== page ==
Feral Cat Structure – Jenna Stuck

70500F37-8A78-4C89-A664-E372F65A3BF3Jenna Stuck is a current senior at Royal High School in Simi Valley. She was concerned that her community lacked knowledge about feral cats and the resources available to control local colony populations. Lack of action allows feral cat colonies to continue to grow year after year, which can result in damages to a neighborhood’s ecosystem including effects on local bird populations, the destruction of natural habitats, and injuries to domestic pets. Without a safe place to call home, feral cats usually gather at local animal shelters in search of food and provide rodent control in return. However, the benefits only go so far and Jenna began her search for a better solution.

“I plan to impact the feral cats in my community by providing them with shelter and support for their population,” Jenna said. “My secondary audience is my community which I aim to educate about feral cats and encourage to get involved. The main point that I want to bring awareness to is the TNR (Trap-Neuter-Release) program offered across the county. This program allows average people to trap feral cats in their neighborhoods, bring them to a clinic where the cat is spayed/neutered, then released back to the wild. This is a great way to reduce the feral cat population with no harm to the cat colonies or the people affected by the feral cats.”

Jenna aimed to educate her community on their local feral cat population, when and how to intervene with the cats, as well as how to solve the problem within their neighborhoods. “I want people to see that the cats themselves are not bad, and should be treated gently and with understanding,” she said. “I want them to see that there are solutions to the problem that are peaceful and effective. I hope that through this project I’ve imparted and attitude of compassion for the wild cats as well as a desire for action.”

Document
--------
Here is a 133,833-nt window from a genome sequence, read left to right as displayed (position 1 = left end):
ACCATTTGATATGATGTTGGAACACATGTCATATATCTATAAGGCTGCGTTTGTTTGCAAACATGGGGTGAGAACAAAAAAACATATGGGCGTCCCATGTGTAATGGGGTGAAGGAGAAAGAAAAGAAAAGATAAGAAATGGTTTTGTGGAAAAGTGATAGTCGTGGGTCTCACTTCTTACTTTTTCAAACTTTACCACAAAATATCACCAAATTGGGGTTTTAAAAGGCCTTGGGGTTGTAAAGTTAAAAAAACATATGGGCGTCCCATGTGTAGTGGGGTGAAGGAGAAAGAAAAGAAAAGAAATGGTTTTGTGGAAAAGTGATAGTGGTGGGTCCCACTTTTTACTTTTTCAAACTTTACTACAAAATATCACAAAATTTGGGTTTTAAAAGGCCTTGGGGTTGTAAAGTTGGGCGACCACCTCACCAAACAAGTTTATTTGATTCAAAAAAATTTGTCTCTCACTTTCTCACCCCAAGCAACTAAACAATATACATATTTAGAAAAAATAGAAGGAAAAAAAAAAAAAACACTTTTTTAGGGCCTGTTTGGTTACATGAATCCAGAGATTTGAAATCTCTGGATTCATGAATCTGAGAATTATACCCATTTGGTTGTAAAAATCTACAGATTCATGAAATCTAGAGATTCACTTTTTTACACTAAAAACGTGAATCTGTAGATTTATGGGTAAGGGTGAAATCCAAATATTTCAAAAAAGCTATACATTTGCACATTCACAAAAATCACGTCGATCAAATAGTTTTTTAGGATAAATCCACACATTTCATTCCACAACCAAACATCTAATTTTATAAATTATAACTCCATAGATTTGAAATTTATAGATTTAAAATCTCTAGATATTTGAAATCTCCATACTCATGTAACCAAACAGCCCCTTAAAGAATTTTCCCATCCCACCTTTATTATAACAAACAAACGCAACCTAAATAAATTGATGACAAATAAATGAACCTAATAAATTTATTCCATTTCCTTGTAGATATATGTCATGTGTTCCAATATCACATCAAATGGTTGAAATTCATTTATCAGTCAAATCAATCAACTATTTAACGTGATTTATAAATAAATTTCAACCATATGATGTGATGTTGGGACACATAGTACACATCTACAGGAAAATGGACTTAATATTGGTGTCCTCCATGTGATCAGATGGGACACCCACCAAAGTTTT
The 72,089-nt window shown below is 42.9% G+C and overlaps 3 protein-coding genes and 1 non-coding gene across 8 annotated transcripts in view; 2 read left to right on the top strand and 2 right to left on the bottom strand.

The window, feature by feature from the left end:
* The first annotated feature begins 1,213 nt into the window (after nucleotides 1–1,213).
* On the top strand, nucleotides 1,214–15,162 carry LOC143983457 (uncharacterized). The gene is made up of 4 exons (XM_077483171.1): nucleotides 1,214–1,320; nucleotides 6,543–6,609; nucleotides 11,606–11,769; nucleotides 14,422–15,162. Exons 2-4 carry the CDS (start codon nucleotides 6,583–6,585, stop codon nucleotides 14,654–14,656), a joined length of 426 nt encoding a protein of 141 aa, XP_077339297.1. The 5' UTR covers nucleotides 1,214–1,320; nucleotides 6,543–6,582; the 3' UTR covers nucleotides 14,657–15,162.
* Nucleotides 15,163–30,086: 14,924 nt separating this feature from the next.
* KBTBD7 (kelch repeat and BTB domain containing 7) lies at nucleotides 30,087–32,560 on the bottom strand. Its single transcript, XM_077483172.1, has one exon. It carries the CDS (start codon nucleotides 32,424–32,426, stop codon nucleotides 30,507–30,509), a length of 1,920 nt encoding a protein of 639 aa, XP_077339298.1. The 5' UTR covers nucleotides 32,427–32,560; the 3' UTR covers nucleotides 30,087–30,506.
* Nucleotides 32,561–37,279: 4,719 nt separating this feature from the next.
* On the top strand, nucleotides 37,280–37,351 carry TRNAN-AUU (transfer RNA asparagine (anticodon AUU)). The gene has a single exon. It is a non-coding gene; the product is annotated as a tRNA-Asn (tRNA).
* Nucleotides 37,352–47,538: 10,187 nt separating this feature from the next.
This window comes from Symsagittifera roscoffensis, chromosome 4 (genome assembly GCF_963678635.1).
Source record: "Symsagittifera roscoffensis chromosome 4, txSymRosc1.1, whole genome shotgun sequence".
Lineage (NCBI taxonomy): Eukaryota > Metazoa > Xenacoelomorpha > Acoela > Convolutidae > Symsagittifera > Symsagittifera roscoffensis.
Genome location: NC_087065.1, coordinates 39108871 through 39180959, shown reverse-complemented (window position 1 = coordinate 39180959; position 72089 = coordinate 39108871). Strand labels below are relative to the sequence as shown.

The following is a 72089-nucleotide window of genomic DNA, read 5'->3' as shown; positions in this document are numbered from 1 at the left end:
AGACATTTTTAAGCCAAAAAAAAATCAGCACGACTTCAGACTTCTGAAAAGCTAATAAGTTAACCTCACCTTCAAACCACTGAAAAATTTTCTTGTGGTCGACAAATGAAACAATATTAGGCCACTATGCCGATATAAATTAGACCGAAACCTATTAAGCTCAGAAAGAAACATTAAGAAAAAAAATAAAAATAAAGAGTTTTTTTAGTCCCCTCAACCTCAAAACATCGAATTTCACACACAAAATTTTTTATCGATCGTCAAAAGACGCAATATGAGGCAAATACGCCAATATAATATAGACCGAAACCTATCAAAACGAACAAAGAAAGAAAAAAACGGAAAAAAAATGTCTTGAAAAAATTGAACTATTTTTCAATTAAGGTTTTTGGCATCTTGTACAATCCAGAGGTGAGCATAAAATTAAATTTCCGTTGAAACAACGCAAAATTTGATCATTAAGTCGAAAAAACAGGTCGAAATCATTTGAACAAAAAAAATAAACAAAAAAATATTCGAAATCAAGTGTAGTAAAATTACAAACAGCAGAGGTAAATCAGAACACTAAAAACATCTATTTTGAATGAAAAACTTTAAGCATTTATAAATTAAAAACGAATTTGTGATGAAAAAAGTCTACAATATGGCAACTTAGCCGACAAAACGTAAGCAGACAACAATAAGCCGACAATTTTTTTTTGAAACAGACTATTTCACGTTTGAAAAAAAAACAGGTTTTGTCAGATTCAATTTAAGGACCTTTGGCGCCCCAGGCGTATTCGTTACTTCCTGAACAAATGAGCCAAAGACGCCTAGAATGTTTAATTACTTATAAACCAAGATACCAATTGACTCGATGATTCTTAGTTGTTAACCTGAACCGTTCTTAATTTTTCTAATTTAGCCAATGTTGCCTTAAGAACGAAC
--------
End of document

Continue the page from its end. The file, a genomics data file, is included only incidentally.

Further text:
To create a safe space for her local cat colony, Jenna created a permanent structure for the Camarillo Animal Shelter. Through a bake sale at her church, donations from The Building Materials Company, and donations from her troop, she was able to raise over $450 for her building materials. She utilized extra supports, water-resistant paint, and even an insulated roof to ensure the structure would last for years to come. Additionally, Jenna created online resources for individuals to learn more about feral cats and the TNR program.

On completing her Gold Award project, Jenna reflected on her growth in leadership. “At first I found it incredibly intimidating asking others for help,” she said. “Asking for donations of money and time from my community pushed me beyond my comfort zone. However, I found that people were a lot more welcoming and supportive than I initially had feared.” Jenna developed a new love for woodworking throughout the process, a skill she is currently using to construct planter boxes for her garden.

“I discovered that I could effectively coordinate a team and delegate tasks based on everyone’s strengths,” she said. “Beyond that, I found within myself the initiative to start such a large scale project. I gained an extraordinary amount of confidence through this experience.”

Want to learn more about how girls are creating positive change in their corner of the universe and beyond? Check out additional information on the Girl Scout Gold Award here. For more incredible projects from Girl Scouts in your area, check out our 2019-2020 Girl Scout Gold Awards Yearbook!